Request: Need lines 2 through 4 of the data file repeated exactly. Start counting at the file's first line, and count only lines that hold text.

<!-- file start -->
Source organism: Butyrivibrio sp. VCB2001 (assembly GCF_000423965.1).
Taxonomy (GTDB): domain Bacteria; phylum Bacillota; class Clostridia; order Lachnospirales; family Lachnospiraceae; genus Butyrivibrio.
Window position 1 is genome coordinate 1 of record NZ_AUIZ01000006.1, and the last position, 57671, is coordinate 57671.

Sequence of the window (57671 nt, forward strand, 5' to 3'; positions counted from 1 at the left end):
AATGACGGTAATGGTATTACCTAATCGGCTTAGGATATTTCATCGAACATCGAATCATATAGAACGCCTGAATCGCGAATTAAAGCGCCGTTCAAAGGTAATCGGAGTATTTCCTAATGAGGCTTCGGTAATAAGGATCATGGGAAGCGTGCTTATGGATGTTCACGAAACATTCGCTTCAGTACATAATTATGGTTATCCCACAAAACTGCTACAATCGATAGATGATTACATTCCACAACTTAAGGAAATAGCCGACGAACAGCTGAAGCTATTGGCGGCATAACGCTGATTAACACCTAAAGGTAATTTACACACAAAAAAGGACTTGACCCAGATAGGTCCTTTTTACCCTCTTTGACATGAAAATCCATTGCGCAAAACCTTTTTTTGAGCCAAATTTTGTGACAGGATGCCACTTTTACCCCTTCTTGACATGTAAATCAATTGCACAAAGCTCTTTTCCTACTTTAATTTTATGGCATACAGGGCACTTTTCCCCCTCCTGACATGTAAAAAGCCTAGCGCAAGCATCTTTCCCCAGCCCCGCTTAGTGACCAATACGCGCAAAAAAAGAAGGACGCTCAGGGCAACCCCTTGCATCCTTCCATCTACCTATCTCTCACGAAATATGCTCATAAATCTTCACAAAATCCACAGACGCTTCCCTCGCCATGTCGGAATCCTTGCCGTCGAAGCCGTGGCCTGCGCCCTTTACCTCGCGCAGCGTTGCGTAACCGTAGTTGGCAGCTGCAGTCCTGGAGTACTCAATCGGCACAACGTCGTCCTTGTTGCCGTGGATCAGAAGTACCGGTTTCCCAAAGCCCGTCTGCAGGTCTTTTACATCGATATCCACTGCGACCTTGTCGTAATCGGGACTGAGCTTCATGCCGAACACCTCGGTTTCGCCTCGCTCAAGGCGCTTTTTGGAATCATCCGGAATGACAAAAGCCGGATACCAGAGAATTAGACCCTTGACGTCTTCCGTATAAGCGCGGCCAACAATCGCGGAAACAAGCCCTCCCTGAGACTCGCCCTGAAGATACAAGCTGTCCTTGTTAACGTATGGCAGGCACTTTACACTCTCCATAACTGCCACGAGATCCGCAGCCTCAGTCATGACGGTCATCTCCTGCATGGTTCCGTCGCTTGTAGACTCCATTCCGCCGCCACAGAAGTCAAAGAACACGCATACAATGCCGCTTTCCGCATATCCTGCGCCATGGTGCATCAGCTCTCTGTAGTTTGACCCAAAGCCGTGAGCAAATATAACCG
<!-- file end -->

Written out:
Taxonomy (GTDB): domain Bacteria; phylum Bacillota; class Clostridia; order Lachnospirales; family Lachnospiraceae; genus Butyrivibrio.
Window position 1 is genome coordinate 1 of record NZ_AUIZ01000006.1, and the last position, 57671, is coordinate 57671.

Sequence of the window (57671 nt, forward strand, 5' to 3'; positions counted from 1 at the left end):